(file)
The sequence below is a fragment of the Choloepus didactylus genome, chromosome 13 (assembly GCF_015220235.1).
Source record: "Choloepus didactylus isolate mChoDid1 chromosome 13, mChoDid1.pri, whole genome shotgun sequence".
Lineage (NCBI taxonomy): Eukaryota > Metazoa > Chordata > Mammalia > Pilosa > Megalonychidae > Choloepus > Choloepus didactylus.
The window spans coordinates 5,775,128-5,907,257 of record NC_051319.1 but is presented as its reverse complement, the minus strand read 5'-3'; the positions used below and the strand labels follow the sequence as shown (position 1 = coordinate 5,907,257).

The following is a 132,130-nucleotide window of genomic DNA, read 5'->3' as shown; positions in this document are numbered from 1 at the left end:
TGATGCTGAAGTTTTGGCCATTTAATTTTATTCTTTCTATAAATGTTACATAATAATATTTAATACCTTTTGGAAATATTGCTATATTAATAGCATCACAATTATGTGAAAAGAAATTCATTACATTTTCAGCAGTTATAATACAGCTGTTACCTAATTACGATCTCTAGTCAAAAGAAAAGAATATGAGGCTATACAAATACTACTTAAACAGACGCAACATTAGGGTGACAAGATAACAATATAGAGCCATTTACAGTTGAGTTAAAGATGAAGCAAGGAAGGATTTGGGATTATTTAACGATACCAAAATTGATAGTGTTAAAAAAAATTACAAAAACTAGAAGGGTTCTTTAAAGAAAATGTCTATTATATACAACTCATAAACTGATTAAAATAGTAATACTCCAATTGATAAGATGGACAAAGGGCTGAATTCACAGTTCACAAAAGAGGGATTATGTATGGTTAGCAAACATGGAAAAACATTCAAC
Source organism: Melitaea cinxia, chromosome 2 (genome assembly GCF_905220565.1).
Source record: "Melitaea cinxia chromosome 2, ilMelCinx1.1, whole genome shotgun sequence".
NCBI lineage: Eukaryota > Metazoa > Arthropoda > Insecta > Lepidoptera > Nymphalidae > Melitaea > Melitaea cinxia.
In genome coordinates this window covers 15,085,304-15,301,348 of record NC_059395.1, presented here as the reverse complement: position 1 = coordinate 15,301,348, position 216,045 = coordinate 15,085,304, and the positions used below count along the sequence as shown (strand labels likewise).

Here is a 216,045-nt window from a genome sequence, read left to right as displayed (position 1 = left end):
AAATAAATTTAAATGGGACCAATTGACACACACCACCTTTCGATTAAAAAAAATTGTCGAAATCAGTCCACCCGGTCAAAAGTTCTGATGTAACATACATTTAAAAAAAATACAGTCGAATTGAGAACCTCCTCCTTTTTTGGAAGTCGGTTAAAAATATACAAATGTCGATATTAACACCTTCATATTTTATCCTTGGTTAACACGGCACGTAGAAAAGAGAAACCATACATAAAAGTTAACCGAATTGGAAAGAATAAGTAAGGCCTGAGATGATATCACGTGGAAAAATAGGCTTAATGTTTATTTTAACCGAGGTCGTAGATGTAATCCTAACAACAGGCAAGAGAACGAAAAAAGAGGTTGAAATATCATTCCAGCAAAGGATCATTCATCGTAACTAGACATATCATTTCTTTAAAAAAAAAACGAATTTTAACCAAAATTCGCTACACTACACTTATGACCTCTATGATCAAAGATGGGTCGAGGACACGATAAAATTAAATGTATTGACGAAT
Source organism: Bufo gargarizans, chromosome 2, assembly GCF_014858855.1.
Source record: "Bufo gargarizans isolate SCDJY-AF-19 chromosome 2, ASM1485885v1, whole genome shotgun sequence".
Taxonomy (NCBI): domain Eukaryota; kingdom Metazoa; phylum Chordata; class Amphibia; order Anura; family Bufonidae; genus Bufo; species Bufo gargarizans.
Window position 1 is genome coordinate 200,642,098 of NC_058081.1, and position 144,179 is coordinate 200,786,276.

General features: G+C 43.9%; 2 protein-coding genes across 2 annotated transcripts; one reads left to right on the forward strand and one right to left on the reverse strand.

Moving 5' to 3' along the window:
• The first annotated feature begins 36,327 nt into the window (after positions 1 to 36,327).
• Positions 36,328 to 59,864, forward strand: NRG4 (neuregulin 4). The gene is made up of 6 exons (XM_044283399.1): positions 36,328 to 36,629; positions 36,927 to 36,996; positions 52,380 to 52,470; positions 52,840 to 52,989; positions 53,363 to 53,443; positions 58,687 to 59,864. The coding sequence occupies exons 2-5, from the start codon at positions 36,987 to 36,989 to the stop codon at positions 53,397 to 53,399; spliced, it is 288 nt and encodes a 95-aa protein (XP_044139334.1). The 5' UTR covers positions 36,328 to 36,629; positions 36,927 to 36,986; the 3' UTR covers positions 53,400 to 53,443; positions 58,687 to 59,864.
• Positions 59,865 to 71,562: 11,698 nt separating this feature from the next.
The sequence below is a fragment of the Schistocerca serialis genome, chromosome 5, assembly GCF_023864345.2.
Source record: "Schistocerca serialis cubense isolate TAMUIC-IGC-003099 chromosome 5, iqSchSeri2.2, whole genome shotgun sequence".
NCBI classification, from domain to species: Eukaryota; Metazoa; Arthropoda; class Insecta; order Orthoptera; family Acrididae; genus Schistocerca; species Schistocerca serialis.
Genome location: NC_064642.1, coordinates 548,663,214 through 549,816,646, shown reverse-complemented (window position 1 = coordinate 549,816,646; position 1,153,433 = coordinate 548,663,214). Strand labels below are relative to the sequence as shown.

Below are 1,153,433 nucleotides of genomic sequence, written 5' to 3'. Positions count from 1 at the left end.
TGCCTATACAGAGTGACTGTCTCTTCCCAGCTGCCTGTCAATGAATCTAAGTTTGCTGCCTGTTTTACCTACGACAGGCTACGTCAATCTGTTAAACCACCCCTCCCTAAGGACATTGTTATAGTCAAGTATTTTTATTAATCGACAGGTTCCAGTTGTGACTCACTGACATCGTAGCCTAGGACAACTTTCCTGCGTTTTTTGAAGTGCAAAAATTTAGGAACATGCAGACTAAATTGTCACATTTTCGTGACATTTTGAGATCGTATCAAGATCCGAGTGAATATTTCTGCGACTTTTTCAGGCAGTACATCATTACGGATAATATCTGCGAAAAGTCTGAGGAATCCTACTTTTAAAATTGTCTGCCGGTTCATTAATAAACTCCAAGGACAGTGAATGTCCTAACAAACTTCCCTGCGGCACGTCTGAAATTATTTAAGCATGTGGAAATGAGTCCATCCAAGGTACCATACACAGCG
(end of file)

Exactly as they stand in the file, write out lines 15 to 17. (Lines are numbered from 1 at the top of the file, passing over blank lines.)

Taxonomy (NCBI): domain Eukaryota; kingdom Metazoa; phylum Chordata; class Amphibia; order Anura; family Bufonidae; genus Bufo; species Bufo gargarizans.
Window position 1 is genome coordinate 200,642,098 of NC_058081.1, and position 144,179 is coordinate 200,786,276.

General features: G+C 43.9%; 2 protein-coding genes across 2 annotated transcripts; one reads left to right on the forward strand and one right to left on the reverse strand.